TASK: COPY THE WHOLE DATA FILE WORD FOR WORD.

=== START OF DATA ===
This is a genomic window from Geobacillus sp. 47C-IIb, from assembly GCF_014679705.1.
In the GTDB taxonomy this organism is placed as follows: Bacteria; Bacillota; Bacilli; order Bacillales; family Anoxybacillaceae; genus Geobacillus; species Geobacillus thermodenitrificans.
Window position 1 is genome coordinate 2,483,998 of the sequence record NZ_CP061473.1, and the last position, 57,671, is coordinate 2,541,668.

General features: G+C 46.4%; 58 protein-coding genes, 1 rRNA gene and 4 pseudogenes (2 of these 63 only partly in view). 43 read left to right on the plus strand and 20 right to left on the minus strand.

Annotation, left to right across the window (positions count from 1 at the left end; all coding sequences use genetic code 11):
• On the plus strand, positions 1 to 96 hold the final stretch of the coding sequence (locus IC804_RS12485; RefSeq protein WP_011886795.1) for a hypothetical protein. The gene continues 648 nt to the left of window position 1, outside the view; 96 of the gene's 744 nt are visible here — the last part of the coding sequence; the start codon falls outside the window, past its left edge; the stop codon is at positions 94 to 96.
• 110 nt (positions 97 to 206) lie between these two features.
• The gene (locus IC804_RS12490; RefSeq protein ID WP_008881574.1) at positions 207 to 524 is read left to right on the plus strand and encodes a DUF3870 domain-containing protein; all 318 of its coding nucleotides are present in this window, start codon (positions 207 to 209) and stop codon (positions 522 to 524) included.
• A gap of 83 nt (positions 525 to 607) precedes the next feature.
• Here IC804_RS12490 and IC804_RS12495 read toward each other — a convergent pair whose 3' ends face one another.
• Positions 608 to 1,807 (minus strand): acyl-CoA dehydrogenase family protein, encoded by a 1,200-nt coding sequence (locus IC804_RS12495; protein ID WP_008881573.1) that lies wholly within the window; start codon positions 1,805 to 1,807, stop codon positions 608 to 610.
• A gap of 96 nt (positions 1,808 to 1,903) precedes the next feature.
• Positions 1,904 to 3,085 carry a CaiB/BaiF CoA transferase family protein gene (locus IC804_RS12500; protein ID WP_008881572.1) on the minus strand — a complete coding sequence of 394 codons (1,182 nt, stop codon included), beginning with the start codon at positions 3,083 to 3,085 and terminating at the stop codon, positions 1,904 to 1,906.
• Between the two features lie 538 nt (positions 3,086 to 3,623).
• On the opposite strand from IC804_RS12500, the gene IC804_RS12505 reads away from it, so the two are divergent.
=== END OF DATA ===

This is a genomic window from Geobacillus sp. 47C-IIb, from assembly GCF_014679705.1.
In the GTDB taxonomy this organism is placed as follows: Bacteria; Bacillota; Bacilli; order Bacillales; family Anoxybacillaceae; genus Geobacillus; species Geobacillus thermodenitrificans.
Window position 1 is genome coordinate 2,483,998 of the sequence record NZ_CP061473.1, and the last position, 57,671, is coordinate 2,541,668.

General features: G+C 46.4%; 58 protein-coding genes, 1 rRNA gene and 4 pseudogenes (2 of these 63 only partly in view). 43 read left to right on the plus strand and 20 right to left on the minus strand.

Annotation, left to right across the window (positions count from 1 at the left end; all coding sequences use genetic code 11):
• On the plus strand, positions 1 to 96 hold the final stretch of the coding sequence (locus IC804_RS12485; RefSeq protein WP_011886795.1) for a hypothetical protein. The gene continues 648 nt to the left of window position 1, outside the view; 96 of the gene's 744 nt are visible here — the last part of the coding sequence; the start codon falls outside the window, past its left edge; the stop codon is at positions 94 to 96.
• 110 nt (positions 97 to 206) lie between these two features.
• The gene (locus IC804_RS12490; RefSeq protein ID WP_008881574.1) at positions 207 to 524 is read left to right on the plus strand and encodes a DUF3870 domain-containing protein; all 318 of its coding nucleotides are present in this window, start codon (positions 207 to 209) and stop codon (positions 522 to 524) included.
• A gap of 83 nt (positions 525 to 607) precedes the next feature.
• Here IC804_RS12490 and IC804_RS12495 read toward each other — a convergent pair whose 3' ends face one another.
• Positions 608 to 1,807 (minus strand): acyl-CoA dehydrogenase family protein, encoded by a 1,200-nt coding sequence (locus IC804_RS12495; protein ID WP_008881573.1) that lies wholly within the window; start codon positions 1,805 to 1,807, stop codon positions 608 to 610.
• A gap of 96 nt (positions 1,808 to 1,903) precedes the next feature.
• Positions 1,904 to 3,085 carry a CaiB/BaiF CoA transferase family protein gene (locus IC804_RS12500; protein ID WP_008881572.1) on the minus strand — a complete coding sequence of 394 codons (1,182 nt, stop codon included), beginning with the start codon at positions 3,083 to 3,085 and terminating at the stop codon, positions 1,904 to 1,906.
• Between the two features lie 538 nt (positions 3,086 to 3,623).
• On the opposite strand from IC804_RS12500, the gene IC804_RS12505 reads away from it, so the two are divergent.